In general, experiments with visual rtabmap odometry showed that the algorithm works quickly, without delays and accurately determines the position of the camera relative to the scene. The only minus of the algorithm from the rtabmap package is that when using it, it was not possible to display odometry data in rviz. Here it is necessary to study the integration with ROS more deeply.

Fovis_ros package

The fovis_ros package works only under the ROS Hydro version. The repository has a branch of Indigo, but when compiled into the catkin workspace, the fovis_ros crashes with an error.

To install fovis_ros, we will need the libfovis library and the fovis_ros package itself. Download them from the github repositories:

 cd ~/catkin_ws/src git clone https://github.com/srv/libfovis.git cd libfovis git checkout hydro cd .. git clone https://github.com/srv/fovis.git cd fovis git checkout hydro cd ~/catkin_ws catkin_make source devel/setup.bash 

Here we need to make sure that the current branch is selected by Hydro, otherwise problems may arise during the compilation (the current branch in the repositories is Indigo).

Now create a launch to start fovis_ros:

 cd ~/catkin_ws/src git clone https://github.com/vovaekb/fovis_demo.git d ~/catkin_ws catkin_make source devel/setup.bash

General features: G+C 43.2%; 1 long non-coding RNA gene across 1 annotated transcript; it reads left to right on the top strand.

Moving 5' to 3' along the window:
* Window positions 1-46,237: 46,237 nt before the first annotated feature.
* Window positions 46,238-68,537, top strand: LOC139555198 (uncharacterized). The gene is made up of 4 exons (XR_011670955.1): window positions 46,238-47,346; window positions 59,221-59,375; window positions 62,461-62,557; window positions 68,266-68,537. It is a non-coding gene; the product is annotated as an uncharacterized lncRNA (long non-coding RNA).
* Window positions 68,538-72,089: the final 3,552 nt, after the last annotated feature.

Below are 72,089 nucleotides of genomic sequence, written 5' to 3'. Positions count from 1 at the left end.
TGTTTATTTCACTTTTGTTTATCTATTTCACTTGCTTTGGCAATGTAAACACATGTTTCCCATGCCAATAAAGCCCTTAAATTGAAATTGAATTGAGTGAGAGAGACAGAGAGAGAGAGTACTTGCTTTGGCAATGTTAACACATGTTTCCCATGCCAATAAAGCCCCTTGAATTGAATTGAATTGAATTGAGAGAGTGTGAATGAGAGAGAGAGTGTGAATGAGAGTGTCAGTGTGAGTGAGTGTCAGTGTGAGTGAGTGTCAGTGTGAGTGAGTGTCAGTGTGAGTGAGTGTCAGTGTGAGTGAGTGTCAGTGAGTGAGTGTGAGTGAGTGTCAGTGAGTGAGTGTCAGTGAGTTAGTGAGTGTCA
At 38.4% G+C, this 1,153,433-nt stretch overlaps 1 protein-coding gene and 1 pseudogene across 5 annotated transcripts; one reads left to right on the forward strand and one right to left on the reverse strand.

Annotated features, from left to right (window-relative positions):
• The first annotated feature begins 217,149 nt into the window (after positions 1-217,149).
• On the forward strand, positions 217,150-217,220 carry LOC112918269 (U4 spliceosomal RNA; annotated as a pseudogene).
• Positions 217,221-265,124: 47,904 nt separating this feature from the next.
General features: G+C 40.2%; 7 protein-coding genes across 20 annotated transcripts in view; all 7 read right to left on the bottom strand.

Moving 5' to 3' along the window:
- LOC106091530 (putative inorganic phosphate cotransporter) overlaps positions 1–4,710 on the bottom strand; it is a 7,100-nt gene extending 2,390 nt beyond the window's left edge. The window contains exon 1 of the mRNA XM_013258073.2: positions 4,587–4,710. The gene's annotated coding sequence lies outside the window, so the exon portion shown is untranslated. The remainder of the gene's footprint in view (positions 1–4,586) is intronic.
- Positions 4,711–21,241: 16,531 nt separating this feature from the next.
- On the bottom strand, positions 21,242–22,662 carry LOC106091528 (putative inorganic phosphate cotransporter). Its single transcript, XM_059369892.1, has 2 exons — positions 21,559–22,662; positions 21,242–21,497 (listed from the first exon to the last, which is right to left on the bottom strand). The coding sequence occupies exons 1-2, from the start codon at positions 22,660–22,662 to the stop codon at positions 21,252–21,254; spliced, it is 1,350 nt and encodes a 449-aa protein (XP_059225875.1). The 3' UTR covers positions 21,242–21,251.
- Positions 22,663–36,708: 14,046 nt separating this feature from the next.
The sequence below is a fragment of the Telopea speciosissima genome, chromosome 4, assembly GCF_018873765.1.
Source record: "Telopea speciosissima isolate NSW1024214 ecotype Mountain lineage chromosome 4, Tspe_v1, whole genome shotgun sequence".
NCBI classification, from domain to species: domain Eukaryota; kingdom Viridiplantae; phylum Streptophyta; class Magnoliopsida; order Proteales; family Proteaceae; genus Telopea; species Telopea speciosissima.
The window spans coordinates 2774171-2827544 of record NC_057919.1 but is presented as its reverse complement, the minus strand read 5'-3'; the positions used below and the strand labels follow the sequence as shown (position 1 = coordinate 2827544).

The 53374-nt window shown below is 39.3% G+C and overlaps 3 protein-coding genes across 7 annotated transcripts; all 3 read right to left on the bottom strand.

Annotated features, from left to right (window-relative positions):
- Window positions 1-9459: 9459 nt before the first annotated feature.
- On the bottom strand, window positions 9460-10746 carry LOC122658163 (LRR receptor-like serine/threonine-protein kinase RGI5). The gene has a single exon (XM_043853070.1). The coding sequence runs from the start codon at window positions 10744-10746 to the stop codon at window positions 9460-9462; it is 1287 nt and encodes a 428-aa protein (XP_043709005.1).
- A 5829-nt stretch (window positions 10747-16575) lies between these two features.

Run fovis_demo.launch:

 roslaunch fovis_demo fovis_demo.launch 

The rviz window opens:


Move the camera a bit and get the updated position:


fovis_ros publishes data in two topics: / kinect_odometer / odometry (odometer) and / kinect_odometer / pose (position).

Now let's deal with the contents of the launch files in my example. For information, the launch files are taken from the book “Learning ROS for robotics programming - Second edition” from chapter 5 under the name Computer vision.

Let's start with the main file fovis_demo.launch.

In line

 <arg name="mode" default="no_registered"/> 

we set the mode parameter to no_reg registered. This means that we use no_reg registered depth information, i.e. the depth map is not registered and is not transformed into a picture from the RGB camera. This is done to speed up the processing, since in the case of depth registration the algorithm would work slowly.

Check the odometer update rate:

 rostopic hz /kinect_odometer/odometry 

We will get a similar conclusion:

 average rate: 8.759 min: 0.084s max: 0.156s std dev: 0.02417s window: 9 average rate: 7.938 min: 0.084s max: 0.180s std dev: 0.02724s window: 16 average rate: 7.493 min: 0.084s max: 0.217s std dev: 0.03286s window: 23 average rate: 8.111 min: 0.068s max: 0.217s std dev: 0.03645s window: 33 

Run fovis_demo with program registration using the mode parameter: = sw_registered:

 roslaunch fovis_demo fovis_demo.launch mode:=sw_registered